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Stanislav Samutsevich, the father of one of the women, said he also had little hope, saying that he believed the government would use the appeals process to “in some way justify the severe sentence imposed.”

Friends and family say they have tried to keep the women busy with books and letters to try to lighten their mood.

Olga Vinogradova, a children’s librarian, book reviewer, and longtime friend of the convicted Maria Alekhina, sent her philosophy books to read. She said she received messages from Alekhina once or twice a week.

Like Tolokonnikova, Alekhina is the mother of a young child, a 5-year-old boy, a fact which has drawn particular sympathy from supporters of the women, who have been behind bars since their arrest in March.

“One thing that she wrote to me in a letter is that . she couldn’t pay a higher price than such a long separation from her child,” said Vinogradova. “For her freedom to speak her mind that is the greatest price.”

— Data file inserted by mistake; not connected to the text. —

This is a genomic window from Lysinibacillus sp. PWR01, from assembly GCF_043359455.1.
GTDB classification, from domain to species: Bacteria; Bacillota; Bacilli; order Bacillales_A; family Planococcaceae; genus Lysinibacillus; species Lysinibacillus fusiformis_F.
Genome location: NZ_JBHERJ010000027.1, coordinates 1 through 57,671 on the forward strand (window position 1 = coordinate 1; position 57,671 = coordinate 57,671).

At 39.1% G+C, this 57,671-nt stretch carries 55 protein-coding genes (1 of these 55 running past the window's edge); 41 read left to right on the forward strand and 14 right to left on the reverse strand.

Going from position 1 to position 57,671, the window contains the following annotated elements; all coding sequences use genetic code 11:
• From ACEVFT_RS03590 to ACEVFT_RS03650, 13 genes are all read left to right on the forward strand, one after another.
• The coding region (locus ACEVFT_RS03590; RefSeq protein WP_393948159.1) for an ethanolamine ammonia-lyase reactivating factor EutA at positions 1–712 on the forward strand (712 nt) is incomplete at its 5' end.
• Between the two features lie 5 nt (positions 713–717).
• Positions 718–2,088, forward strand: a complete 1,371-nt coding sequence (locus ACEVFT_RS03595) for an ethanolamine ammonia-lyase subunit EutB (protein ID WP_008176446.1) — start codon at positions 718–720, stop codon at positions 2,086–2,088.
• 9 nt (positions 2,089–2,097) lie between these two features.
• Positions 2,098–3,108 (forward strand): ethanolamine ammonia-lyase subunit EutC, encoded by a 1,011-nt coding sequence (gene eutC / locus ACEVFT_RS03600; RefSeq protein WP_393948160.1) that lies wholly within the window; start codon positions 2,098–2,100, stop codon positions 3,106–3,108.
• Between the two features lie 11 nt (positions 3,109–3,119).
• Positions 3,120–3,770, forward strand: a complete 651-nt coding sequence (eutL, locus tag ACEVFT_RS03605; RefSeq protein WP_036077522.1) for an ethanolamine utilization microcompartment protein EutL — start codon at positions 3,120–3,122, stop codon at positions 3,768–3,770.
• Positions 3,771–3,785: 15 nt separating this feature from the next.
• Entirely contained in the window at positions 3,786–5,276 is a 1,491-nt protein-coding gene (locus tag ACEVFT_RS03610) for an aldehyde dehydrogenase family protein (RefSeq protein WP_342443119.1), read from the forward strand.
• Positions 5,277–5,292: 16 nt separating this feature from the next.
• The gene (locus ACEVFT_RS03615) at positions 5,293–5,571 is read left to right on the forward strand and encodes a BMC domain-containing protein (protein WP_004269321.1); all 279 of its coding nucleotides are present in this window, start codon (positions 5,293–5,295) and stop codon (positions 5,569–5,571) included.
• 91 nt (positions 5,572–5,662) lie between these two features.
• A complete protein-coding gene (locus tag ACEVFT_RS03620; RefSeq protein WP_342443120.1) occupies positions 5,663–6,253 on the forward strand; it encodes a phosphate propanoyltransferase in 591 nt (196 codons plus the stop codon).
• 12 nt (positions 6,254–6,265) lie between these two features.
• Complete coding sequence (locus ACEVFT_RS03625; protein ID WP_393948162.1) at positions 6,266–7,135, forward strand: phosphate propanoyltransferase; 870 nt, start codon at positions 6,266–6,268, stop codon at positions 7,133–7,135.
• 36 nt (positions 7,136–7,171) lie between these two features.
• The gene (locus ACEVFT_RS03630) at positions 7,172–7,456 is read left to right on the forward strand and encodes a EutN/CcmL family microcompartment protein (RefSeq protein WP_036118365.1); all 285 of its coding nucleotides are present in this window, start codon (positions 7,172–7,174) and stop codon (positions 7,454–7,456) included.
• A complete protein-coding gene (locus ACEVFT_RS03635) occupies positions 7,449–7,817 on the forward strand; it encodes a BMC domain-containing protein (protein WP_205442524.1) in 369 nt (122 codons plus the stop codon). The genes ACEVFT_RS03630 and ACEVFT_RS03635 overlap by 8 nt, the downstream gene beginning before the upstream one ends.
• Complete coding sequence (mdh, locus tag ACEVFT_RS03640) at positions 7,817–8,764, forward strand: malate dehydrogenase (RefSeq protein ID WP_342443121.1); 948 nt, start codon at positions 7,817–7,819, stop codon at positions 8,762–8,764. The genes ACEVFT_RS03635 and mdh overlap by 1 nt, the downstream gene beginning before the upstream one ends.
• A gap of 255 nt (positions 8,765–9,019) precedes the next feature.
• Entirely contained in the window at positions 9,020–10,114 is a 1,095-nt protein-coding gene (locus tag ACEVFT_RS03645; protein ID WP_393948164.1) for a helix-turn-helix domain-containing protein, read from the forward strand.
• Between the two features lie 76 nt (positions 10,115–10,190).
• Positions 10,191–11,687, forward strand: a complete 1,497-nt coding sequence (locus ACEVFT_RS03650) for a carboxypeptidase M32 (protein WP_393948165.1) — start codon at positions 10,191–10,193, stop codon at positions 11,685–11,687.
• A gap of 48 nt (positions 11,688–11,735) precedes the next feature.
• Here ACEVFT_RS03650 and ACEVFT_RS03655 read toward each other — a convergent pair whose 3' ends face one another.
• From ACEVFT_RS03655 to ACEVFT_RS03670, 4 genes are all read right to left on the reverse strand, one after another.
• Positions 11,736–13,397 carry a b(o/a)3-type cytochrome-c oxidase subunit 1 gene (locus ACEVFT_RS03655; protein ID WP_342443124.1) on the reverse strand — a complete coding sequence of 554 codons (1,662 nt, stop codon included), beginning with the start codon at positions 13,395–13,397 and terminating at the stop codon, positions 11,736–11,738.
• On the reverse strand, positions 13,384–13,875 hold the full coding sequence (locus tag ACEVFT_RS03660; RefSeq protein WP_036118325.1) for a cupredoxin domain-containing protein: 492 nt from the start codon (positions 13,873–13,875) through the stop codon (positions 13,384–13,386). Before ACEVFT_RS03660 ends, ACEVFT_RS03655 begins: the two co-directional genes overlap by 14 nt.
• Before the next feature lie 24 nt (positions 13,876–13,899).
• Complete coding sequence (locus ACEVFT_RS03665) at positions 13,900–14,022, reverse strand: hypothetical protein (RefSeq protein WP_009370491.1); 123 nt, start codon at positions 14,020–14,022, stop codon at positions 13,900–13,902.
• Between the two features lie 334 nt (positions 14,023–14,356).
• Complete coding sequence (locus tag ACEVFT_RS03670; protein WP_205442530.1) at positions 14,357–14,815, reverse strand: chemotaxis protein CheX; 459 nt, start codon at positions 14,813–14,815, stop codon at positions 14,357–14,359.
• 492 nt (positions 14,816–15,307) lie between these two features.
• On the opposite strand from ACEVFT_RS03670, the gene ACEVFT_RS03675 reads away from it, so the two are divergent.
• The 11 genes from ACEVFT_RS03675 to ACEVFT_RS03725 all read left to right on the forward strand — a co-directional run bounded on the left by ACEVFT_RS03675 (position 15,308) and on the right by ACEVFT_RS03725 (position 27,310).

Vinogradova said that in her exchanges with Alekhina her friend had expressed little hope of leaving with an effective appeal.

“She’s scared about what’s happening now, with the new laws,” said Vinogradova, “I think she may have expected more from the protest movement.”

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Vladimir Isachenkov contributed to this report.